Two out of three chance that anthropogenic aerosol have offset at least 20% and at most 50% of the g
Figure: Schematic summarising sources of anthropogenic aerosol and their direct interaction with radiation and their impact on clouds which in turn alter the balance of incoming and outgoing radiation. Processes associated with a high degree of uncertainty with respect to their overall radiative effect are labelled with a question mark.
This comprehensive review was lead by Nicolas Bellouin (University of Reading) and Johannes Quaas (University of Leipzig) and summarises the current state of knowledge of how aerosol emitted by human activity have altered Earth's radiative balance until now. Aerosol distributions and their chemical composition are far more heterogeneous than greenhouse gases, which increases the uncertainty of their radiative impact substantially. Bellouin et al. (2020) quantifies the radiative perturbation generated by anthropogenic aerosol, called the radiative effect, based on published studies of the past 40 years.
During the review process, all researchers with a diverse background in aerosol science contributed best estimates of the radiative effect of each process during which anthropogenic aerosol alter the radiative balance directly, or by changing the reflectivity or absorption of clouds. These individual contributions were summed up to provide a total estimate of the effective radiative forcing of anthropogenic aerosol. The total process-based bottom-up estimate was further constrained by the observed temperature change and change in radiative fluxes over the past century.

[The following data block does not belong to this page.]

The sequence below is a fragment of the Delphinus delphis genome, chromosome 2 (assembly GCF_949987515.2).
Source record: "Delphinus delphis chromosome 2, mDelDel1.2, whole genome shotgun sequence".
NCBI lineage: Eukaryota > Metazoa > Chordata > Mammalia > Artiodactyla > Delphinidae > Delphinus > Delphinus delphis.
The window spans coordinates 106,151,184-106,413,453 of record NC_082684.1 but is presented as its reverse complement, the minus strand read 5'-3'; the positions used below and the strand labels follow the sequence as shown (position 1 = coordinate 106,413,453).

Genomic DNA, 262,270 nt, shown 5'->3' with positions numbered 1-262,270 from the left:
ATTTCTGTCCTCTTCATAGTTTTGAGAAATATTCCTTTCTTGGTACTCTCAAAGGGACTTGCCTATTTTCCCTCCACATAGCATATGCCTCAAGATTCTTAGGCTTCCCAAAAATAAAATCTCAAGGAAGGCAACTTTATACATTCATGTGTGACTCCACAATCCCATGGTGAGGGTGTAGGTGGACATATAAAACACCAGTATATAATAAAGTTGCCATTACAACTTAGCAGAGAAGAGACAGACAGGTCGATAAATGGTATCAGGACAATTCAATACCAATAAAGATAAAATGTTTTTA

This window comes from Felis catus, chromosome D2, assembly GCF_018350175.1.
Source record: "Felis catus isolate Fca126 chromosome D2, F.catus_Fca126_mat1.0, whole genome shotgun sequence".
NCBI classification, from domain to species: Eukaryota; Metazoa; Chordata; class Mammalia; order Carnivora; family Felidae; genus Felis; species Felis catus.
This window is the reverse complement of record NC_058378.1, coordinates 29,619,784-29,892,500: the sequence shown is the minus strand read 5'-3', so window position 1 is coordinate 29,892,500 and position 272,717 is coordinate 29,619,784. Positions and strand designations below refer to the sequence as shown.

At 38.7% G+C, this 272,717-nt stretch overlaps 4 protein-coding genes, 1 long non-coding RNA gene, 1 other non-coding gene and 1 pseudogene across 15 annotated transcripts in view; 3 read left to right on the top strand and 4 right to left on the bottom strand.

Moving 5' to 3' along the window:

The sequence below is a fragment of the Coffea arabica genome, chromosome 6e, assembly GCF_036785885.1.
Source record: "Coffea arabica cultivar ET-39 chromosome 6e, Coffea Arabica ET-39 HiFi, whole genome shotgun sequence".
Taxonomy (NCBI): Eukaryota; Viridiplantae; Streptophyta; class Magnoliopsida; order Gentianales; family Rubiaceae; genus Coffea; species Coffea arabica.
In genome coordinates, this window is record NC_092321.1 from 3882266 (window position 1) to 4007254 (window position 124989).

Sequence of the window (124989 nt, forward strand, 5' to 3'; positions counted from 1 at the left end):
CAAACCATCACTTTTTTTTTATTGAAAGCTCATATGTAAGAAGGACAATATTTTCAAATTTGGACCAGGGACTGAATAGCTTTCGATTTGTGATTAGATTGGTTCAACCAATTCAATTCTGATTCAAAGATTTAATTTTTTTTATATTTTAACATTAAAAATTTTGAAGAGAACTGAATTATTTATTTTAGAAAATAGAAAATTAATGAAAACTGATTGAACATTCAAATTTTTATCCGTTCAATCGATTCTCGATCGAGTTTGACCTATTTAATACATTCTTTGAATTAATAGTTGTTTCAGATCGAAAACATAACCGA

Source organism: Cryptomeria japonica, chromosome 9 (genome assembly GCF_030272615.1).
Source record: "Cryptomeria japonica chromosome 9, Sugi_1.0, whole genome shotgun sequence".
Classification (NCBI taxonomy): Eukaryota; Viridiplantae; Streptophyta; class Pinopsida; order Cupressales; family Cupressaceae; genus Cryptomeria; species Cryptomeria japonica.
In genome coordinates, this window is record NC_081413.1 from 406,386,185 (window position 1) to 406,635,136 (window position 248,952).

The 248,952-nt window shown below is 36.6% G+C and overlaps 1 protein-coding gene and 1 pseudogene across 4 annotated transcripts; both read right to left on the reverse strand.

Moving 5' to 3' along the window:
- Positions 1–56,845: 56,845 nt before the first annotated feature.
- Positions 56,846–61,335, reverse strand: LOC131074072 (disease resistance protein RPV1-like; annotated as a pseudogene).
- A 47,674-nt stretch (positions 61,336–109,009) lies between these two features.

Combining a wide variety of observation-based, theory-based and modelling-based estimates, this review estimates the effective aerosol radiative forcing to lie between -1.6 to -0.6 W/m2 with a 68% confidence interval. This estimate is more negative than the previous community-based estimate published in the 5th assessment report of the Intergovernmental Panel on Climate Change (IPCC).
Thus the research of the past years indicates that anthropogenic aerosol have (with increased certainty) exerted a net cooling effect since the pre-industrial era.
The remaining substantial uncertainty about this forcing estimate is due to the high degree of uncertainty of the radiative effect generated by cloud amount changes and cloud cover changes in low clouds due to anthropogenic aerosol emissions, as well as numerous highly uncertain processes within mixed-phase and ice clouds around the world.